Yes, generally rpmalloc improves single-threaded allocation performance over the default runtime, especially for small block allocations (below 1KiB), enough to warrant using it only for this use case.

2). This can significantly increase memory usage. Part of this can be attributed to the increased parallelism but I don't think that entirely explains it. I think that rpmalloc is using more memory. Have you experimented with settings such as here: https://github.com/mjansson/rpmalloc/blob/develop/CACHE.md?

Like most thread-caching allocators rpmalloc will trade memory usage for performance. You are certainly right that increased parallellism also contributes, but as you I also think that most of the increase comes from the rpmalloc internals. However, I'm looking into some LLVM statistics provided by @aganea to see if the overhead can be reduced without sacrificing too much of the performance gains.

(disclaimer: I'm the author of rpmalloc and will naturally be biased in any discussions regarding its performance)

1). This also seems to improve compile time by around 5% for me. Presumably this is due to some other benefit of rpmalloc as (AFAIK) clang.exe does not use multiple threads.

Yes, generally rpmalloc improves single-threaded allocation performance over the default runtime, especially for small block allocations (below 1KiB), enough to warrant using it only for this use case.

Thanks for the info.

2). This can significantly increase memory usage. Part of this can be attributed to the increased parallelism but I don't think that entirely explains it. I think that rpmalloc is using more memory. Have you experimented with settings such as here: https://github.com/mjansson/rpmalloc/blob/develop/CACHE.md?

I'm looking into some LLVM statistics provided by @aganea to see if the overhead can be reduced without sacrificing too much of the performance gains.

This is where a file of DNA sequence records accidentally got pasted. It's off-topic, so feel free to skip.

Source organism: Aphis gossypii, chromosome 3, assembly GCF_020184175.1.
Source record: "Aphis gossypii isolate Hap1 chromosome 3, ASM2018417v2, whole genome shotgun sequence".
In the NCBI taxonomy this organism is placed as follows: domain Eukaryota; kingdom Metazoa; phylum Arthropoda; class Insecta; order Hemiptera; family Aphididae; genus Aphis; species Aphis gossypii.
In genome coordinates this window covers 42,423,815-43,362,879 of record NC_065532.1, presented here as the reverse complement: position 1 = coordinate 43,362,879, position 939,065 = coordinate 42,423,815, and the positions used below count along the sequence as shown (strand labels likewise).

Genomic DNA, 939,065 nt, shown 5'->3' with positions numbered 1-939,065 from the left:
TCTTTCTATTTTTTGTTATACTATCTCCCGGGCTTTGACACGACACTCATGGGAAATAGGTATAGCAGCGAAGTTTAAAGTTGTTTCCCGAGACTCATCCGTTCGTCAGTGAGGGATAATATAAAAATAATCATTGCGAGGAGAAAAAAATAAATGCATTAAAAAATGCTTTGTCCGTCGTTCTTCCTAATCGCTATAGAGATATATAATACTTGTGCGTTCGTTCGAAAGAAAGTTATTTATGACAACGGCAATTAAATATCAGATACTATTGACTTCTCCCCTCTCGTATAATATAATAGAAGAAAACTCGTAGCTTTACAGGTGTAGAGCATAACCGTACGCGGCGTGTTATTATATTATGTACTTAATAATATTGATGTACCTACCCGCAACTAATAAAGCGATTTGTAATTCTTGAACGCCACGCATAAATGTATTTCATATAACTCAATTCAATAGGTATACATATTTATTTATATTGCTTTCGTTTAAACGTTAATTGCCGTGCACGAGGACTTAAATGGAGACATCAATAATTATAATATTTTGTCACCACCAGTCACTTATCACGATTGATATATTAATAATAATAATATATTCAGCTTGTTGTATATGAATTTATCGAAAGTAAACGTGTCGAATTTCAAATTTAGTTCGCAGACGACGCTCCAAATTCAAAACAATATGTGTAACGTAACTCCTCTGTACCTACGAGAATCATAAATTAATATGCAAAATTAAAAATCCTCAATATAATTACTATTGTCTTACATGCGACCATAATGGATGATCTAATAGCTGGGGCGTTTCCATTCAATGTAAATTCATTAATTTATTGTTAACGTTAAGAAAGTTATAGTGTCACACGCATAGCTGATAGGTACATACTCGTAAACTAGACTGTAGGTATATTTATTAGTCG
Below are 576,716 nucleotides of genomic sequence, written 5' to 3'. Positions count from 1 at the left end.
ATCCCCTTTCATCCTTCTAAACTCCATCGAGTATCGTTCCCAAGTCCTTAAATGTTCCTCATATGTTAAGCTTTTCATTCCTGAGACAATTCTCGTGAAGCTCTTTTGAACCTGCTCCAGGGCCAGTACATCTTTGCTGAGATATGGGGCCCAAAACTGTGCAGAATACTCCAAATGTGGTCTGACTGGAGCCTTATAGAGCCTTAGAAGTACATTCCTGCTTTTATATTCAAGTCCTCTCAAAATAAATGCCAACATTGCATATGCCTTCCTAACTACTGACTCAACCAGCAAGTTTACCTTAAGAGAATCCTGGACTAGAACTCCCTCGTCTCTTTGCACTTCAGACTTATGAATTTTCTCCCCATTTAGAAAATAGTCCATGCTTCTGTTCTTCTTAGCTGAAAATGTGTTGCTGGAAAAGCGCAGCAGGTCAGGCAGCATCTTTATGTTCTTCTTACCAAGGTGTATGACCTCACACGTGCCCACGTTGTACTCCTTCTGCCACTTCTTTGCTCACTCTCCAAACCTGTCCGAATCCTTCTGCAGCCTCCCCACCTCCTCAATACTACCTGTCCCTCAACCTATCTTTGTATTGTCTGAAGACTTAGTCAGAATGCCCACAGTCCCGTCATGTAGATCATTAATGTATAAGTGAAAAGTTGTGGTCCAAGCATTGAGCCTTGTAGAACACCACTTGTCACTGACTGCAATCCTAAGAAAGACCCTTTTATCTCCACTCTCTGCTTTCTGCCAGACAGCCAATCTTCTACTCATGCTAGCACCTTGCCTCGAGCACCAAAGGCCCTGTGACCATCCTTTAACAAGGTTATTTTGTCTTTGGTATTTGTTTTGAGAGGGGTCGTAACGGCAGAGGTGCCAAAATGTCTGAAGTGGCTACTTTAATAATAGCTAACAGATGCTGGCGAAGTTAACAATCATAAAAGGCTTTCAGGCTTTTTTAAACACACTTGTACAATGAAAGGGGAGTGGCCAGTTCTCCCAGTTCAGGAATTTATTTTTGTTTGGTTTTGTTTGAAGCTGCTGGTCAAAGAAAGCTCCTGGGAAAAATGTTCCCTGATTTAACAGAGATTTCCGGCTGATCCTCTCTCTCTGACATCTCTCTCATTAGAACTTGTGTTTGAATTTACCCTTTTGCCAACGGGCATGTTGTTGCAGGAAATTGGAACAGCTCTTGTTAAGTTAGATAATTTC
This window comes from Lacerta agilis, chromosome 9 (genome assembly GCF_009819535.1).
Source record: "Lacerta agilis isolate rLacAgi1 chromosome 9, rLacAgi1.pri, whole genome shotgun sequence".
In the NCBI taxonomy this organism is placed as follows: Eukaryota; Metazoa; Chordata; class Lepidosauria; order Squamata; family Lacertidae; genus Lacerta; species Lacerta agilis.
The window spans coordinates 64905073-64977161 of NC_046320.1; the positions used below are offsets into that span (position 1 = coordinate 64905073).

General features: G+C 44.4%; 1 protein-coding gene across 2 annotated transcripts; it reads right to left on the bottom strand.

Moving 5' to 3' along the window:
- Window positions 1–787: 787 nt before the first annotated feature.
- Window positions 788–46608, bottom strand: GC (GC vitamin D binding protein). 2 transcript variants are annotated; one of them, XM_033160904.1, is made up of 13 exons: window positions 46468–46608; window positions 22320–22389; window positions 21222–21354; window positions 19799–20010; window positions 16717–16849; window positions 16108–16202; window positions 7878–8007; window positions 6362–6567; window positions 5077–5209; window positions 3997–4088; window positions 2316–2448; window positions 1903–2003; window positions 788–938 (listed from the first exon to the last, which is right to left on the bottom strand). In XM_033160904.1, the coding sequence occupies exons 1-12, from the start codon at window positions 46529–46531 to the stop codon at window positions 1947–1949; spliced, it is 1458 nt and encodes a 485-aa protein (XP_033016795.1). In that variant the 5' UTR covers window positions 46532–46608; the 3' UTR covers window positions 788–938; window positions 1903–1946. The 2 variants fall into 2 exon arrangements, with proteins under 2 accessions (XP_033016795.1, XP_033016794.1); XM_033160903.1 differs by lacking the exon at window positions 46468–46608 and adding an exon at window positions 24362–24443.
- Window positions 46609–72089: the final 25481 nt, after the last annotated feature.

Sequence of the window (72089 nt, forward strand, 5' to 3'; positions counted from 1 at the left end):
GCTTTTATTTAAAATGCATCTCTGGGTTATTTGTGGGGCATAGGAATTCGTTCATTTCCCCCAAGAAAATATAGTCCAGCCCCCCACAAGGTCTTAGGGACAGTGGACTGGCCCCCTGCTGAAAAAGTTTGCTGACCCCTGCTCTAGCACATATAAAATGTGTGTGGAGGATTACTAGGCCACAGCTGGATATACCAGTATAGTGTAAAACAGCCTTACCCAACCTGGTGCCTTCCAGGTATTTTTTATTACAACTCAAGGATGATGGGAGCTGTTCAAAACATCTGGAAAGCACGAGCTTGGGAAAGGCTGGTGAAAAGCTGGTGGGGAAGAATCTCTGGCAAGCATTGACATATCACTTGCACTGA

Thanks. In your experience, is rpmalloc performance sensitive to different host machines (i.e. memory hierarchy), or is it mainly dependent on the application (things like allocation sizes)?

(disclaimer: I'm the author of rpmalloc and will naturally be biased in any discussions regarding its performance)

Okay. Thanks for writing it!

I would say it's mostly down to application usage patterns. The worst case is probably a gc-like usage where one thread does all allocation and another all deallocation, as this will cause all blocks to cross the thread cache via an atomic pointer CAS and eventually cause larger spans of blocks to traverse the thread caches via the global cache. However, even this scenario will probably be significantly faster than the standard runtime allocator.

I have not had the opportunity to test this on other hardware than single-socket consumer hardware, game consoles and handheld devices, mostly due to me working in that spectrum and being the sole developer of it. It does seem that @aganea has tried it on more service facing hardware, perhaps he can give additional input.

I would say it's mostly down to application usage patterns. The worst case is probably a gc-like usage where one thread does all allocation and another all deallocation, as this will cause all blocks to cross the thread cache via an atomic pointer CAS and eventually cause larger spans of blocks to traverse the thread caches via the global cache. However, even this scenario will probably be significantly faster than the standard runtime allocator.